General Article on Retrenchments, VSS and MSS

Although the end result is the same for retrenchments, VSS and MSS (i.e. the employee is no longer employed), there are differences.

Retrenchment
This is dismissal of employees who are regarded as surplus to requirements. The company / department itself is not being closed, but rather a select group of employees are retrenched. Not all employees are retrenched.

Companies in carrying out retrenchment are required to abide the legal provisions of the Employment Act 1955 (where relevant) and the general rule of LIFO (Last In First Out).

VSS
VSS is “Voluntary Separation Scheme”. This arises when a company that is not officially retrenching but nonetheless wishes to reduce the headcount of employees.

In this scenario, the company will make an announcement that is addressed to the employees, akin to an advertisement that invites applicants to be considered for the VSS.

Usually the company will also talk about the terms and conditions of the VSS (compensation terms, qualifications, requirements etc).  Ultimately, the company reserves the right to accept or reject the application of the employee.  Additionally, in order to attract the required number of applicants, the VSS package should be sufficiently attractive.

A well-drafted, airtight VSS will make it more difficult for employees (who have left the company on VSS) to challenge this in the Malaysian courts.

MSS
MSS is “Mutual Separation Scheme”. This arises when both parties agree to terminate the employment relationship. The keyword is “mutual”, i.e. both parties agree to a settlement that is a win-win scenario for them.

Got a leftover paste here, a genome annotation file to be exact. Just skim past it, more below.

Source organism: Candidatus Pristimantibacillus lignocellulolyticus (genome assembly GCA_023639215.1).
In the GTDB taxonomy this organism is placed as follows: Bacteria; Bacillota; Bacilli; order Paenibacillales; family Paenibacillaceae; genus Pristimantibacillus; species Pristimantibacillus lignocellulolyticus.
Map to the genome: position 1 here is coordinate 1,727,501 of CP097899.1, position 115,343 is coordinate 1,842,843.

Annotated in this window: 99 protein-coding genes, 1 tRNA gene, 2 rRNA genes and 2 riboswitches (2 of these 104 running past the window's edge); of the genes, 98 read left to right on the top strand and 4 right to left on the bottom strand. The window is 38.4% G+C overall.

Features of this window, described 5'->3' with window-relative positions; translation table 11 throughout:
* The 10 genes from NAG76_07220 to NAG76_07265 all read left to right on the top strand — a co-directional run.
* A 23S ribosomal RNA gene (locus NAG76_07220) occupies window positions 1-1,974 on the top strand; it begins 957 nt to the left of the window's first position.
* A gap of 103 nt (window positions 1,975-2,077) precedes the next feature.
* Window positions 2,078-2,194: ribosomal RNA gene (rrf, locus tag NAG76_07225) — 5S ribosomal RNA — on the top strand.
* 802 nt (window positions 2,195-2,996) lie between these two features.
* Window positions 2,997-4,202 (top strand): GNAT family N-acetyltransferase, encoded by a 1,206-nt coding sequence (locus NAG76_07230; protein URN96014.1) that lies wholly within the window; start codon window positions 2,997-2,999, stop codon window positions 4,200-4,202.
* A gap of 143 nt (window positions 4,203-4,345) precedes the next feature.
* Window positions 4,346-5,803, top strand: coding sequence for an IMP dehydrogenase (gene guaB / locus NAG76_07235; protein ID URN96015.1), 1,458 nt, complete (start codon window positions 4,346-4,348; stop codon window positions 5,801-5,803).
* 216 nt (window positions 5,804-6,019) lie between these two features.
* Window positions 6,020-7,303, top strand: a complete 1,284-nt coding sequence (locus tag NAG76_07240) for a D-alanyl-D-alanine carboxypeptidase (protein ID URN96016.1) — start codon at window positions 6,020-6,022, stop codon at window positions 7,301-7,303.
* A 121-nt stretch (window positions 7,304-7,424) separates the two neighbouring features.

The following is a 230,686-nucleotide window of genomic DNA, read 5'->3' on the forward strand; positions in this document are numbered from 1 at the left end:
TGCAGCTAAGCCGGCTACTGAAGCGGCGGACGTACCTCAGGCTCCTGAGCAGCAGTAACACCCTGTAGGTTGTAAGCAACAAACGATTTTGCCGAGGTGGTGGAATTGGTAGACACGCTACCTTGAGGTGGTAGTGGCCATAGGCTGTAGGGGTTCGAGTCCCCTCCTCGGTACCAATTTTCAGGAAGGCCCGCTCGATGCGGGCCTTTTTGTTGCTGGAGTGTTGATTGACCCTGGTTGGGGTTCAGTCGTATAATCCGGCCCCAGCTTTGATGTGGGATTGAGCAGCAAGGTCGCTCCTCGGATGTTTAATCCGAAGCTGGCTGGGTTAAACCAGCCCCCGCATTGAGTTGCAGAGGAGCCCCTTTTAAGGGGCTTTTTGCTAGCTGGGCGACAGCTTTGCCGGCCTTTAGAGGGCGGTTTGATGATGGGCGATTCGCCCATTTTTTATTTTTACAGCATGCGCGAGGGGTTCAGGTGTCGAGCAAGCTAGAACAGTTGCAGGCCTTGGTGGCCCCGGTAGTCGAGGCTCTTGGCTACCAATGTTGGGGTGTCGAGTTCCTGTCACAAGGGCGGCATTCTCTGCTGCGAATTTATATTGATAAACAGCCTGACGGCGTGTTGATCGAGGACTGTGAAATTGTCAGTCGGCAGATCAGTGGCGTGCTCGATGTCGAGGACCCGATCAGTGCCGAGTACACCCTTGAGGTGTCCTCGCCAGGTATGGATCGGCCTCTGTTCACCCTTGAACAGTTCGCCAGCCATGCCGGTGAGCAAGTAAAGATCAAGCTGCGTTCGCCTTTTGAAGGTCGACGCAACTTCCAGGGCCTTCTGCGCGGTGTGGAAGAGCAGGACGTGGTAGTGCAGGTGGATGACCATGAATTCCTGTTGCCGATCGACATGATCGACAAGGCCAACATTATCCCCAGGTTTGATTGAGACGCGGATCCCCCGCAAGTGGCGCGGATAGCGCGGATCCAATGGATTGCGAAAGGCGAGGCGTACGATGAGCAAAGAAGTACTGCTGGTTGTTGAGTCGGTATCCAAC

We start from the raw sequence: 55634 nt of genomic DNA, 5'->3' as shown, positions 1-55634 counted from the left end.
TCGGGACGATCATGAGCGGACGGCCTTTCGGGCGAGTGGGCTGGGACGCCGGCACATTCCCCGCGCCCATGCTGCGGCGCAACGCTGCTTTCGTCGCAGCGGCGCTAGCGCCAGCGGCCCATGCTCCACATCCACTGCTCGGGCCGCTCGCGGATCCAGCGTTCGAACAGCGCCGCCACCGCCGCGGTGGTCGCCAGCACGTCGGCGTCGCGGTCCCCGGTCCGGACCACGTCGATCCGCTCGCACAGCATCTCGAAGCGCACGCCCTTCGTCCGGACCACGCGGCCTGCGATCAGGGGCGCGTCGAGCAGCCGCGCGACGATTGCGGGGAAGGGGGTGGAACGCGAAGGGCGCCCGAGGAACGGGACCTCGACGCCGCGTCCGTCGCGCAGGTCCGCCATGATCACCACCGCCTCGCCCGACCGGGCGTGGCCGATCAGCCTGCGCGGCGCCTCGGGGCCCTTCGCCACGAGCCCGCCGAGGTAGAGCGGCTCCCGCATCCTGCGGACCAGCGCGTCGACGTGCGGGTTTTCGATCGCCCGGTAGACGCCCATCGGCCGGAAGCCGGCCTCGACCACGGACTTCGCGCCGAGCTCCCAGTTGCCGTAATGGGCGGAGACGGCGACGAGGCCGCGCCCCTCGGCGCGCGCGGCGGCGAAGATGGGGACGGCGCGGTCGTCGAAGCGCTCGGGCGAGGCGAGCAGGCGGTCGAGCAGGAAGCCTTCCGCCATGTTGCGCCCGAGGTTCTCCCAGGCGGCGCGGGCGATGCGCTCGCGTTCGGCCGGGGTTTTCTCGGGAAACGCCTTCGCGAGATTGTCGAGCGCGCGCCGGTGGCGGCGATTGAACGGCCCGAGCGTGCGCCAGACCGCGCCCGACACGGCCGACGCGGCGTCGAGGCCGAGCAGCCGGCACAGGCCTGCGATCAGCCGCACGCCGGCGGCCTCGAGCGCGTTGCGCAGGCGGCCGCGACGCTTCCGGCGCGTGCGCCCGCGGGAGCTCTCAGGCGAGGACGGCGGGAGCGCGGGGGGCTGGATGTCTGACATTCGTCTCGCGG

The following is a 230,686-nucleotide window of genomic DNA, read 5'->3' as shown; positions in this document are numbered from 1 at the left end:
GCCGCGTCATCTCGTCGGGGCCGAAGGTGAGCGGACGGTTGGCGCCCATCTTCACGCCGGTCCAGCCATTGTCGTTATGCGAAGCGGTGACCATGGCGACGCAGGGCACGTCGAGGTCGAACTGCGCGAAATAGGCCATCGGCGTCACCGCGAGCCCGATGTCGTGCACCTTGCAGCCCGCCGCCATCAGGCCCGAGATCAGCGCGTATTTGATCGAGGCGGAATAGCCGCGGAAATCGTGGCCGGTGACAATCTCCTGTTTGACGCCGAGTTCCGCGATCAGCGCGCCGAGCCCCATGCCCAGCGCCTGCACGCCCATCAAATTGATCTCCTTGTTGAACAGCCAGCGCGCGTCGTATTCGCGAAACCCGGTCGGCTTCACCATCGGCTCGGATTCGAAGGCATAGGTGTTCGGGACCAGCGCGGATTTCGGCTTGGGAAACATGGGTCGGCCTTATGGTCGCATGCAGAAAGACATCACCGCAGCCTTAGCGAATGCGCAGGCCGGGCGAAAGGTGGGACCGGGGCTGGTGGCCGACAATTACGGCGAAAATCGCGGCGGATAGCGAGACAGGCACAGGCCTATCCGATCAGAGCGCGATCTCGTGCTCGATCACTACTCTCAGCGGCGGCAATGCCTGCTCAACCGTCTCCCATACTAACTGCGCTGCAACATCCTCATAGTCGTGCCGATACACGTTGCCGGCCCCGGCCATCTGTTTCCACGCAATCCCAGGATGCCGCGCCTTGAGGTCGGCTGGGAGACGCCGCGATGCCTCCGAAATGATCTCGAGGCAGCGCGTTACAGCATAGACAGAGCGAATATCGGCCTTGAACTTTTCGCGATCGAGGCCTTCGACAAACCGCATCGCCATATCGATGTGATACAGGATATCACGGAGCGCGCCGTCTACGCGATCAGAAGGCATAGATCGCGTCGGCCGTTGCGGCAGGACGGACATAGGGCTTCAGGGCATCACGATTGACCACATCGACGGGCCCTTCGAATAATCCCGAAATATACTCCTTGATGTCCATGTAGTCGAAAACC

Section 20 IRA 1967

As is the case with all dismissals of employees, the employer has the burden of proving just cause or excuse in dismissing the employee(s).

If it is a retrenchment and the purported reason is eg, losses for the preceding xx number of years, then the employer must be able to show the losses by way adducing evidence of the profit and loss account, etc.

A VSS is more difficult for the employee to argue unless it can be shown that the employee was coerced into it, or there existed the usual elements that may render the VSS void or voidable.

Legal Disclaimer

We trust that you have gained some information from this article. If you have any specific questions related to this article, please contact us at askdonny@dwc.com.my.

The article posted is for general information purposes only and should not be construed as legal advice. Facts and circumstances differ from case-to-case. Please consult your lawyer for specific legal advice and action to be taken.

This article is brought to you by Justin Lee and is copyrighted accordingly. Justin is an employment law specialist who can advice, draft and train your human resource managers.